SHEGUIANDAH—Manitoulin Streams, the Island’s award-winning stream rehabilitation organization, held its annual general meeting at the Sheguiandah Seniors’ Hall September 27.
Following the election of officers for 2018-2019, those attending the AGM received a synopsis of the important work being done by the Laurentian University Living Lakes program and the remarkable story of the recovery of the Aurora trout, the fish that had become the “poster child” of the battle to reduce acid rain yet was brought back from the brink of extinction through the dogged determination of a handful of dedicated scientists. Following Dr. Gunn’s presentation, Manitoulin Streams Executive Director Seija Deschenes, a former student at the Living with Lakes Centre, then delivered a breakdown of the work accomplished by Manitoulin Streams and its partners and volunteers over the past season.
There were four positions to be elected at the AGM, those of secretary, treasurer and two directors. The incumbents were acclaimed back into their slots, with Al Tribinivicius re-elected as secretary, Therese Trainer re-elected as treasurer, Neil Debassige and Delmer Fields re-elected as directors.
Dr. Gunn has spent the past 40 years working in the field to study the environmental impacts of human interaction and climate change on freshwater lakes and rivers. Both his synopsis of the work being done at the Living Lakes Centre and the remarkable tale of the amazing recovery of the Aurora trout brought a message of hope for those contemplating the challenge of carbon emissions and the human impact on climate change.
“We can learn a lot from what happened in Sudbury with sulphur dioxide,” said Dr. Gunn, who pointed out that over the period since the 1960s, there has been a reduction of 97 percent in pollutants in the air over that mining region.
In addition to the studies being conducted at the Living with Lakes Centre, the institution is also engaged in “producing the Seijas of the world,” noted Dr. Gunn. Since its inception, the centre has trained 300 students, with 80 onsite right now. The centre’s building is remarkable in its own right, explained Dr. Gunn. “Of the 5,000 rated buildings in the world, we are number three in North America,” he said. “One of my big jobs is to attract young minds to the centre.” Of another interesting note, Dr. Gunn pointed out that four of the five last scientists at the centre now, four are women. “That is a big change as well,” he said, noting that the field has long been dominated by men.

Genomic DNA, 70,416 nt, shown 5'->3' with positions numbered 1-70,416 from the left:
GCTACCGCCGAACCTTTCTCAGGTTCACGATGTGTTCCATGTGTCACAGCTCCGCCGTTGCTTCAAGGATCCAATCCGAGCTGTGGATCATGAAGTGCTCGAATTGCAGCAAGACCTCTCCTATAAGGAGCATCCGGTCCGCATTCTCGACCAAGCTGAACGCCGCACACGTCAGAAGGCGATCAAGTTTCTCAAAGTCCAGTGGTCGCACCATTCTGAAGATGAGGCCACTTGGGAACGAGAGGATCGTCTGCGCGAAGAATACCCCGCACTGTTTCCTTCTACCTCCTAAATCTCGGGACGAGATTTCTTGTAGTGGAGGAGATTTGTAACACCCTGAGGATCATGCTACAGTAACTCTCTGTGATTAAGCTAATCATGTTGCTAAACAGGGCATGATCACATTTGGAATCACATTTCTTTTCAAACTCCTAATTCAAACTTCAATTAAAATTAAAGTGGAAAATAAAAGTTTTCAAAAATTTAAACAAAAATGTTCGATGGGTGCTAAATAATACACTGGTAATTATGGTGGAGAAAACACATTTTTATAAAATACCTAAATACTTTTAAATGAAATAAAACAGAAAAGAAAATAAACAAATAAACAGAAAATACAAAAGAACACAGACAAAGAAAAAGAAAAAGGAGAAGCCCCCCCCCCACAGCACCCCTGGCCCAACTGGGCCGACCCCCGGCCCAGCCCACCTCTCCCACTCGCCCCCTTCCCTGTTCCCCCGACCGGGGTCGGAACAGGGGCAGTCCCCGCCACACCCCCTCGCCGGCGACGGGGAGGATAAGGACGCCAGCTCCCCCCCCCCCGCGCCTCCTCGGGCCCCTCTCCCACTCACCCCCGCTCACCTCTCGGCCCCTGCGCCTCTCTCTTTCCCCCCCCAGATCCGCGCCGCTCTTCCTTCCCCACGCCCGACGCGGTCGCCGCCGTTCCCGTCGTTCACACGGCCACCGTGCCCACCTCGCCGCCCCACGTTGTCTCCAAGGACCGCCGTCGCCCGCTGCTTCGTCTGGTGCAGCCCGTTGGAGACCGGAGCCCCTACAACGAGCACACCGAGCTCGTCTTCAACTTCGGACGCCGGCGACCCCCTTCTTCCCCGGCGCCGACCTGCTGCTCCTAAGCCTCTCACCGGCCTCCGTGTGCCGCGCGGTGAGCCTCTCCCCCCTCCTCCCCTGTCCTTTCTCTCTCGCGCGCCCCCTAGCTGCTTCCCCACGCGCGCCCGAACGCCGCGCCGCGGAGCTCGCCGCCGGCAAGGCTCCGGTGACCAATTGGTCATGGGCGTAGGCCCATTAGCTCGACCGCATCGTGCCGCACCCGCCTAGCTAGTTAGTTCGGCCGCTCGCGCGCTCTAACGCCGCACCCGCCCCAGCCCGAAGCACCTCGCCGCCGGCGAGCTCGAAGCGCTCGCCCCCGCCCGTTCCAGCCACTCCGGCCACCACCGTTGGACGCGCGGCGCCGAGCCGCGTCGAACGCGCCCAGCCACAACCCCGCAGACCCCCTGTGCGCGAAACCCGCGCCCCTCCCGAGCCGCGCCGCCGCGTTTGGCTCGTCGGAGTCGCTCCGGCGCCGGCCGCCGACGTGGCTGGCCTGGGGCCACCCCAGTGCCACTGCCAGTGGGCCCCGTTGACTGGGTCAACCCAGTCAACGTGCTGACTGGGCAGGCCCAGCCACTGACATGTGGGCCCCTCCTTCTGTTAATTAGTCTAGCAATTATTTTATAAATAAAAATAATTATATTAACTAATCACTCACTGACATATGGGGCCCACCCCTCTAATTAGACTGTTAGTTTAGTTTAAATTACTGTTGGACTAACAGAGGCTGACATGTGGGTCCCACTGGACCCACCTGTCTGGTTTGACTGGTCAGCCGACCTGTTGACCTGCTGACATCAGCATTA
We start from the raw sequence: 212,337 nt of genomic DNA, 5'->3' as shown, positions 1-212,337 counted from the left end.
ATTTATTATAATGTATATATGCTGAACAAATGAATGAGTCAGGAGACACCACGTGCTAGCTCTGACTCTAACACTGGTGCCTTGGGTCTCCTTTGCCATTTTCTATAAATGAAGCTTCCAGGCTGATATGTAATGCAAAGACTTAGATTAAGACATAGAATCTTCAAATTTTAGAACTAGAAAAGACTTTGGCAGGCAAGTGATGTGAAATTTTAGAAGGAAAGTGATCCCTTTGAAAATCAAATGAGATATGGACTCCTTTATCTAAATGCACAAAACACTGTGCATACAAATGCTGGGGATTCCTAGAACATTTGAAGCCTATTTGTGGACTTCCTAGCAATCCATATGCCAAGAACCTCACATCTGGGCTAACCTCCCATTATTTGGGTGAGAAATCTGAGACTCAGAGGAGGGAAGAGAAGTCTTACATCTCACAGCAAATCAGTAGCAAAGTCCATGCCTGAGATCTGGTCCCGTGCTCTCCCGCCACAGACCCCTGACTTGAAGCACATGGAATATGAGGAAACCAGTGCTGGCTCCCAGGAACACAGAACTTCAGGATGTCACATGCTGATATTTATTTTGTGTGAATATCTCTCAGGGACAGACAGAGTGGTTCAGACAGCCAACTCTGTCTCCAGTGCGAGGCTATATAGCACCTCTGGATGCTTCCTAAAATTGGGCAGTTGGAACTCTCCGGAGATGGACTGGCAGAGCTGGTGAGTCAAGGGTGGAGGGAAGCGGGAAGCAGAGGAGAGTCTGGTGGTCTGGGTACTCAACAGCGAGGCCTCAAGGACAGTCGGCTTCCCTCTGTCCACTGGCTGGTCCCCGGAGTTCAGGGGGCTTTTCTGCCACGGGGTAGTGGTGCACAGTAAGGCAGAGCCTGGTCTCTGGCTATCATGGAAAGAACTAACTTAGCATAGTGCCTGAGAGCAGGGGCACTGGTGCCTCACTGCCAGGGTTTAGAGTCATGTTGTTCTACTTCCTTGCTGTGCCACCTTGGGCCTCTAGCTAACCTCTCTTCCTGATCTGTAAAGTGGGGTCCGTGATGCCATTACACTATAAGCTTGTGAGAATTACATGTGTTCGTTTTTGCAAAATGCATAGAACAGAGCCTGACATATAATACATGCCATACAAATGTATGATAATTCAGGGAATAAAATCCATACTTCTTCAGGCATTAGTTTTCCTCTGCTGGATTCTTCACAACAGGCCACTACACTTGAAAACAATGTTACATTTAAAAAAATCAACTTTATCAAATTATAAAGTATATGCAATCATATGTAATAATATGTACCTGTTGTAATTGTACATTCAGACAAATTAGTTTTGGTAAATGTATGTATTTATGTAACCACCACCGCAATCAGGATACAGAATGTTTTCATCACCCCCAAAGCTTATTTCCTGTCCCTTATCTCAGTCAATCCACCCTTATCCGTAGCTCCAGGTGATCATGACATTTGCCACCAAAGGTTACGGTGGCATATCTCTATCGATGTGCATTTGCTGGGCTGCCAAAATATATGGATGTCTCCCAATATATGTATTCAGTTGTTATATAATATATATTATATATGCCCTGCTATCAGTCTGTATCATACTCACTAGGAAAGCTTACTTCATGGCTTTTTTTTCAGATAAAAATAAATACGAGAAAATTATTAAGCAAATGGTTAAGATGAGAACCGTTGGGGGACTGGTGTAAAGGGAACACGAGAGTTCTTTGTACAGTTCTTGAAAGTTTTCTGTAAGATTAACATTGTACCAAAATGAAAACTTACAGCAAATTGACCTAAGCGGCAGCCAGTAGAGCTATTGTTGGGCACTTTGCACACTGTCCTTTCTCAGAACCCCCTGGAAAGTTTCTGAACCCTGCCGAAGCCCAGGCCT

Sudbury has long been synonymous with pollution, so much so in fact that global scientists have long measured the industrial pollution in their regions in measurements of “Sudburys.”
Sudbury’s 2.5 million tons of pollutants a year exceeded that of the entire industrial output of Europe today.
Today, the famous Sudbury Superstack, long reigning as tallest of its kind in the world and once the world’s tallest freestanding structure has been decommissioned and is slated to be torn down. “That is not something I ever thought I would see in my lifetime,” said Dr. Gunn. Although there are those who want to see the stack remain a part of the Sudbury skyline, Dr. Gunn is not one of those fans. He noted that just to keep the stack from disintegrating it must be heated; to the tune of $500,000 a year.
The superstack was built to diffuse the pollution from nickel and copper refining operations over a wide area, as for many decades diffusion was the only viable technology to deal with its output. The black rocks of the Sudbury region were testament to the impact of mining and smelting on the landscape. Not as visible were the 7,000 lakes the pollution damaged. The advent of acid rain and the many lakes that were sterilized, their waters becoming crystal clear, yet barren of life, led to a determined effort to deal with the issue.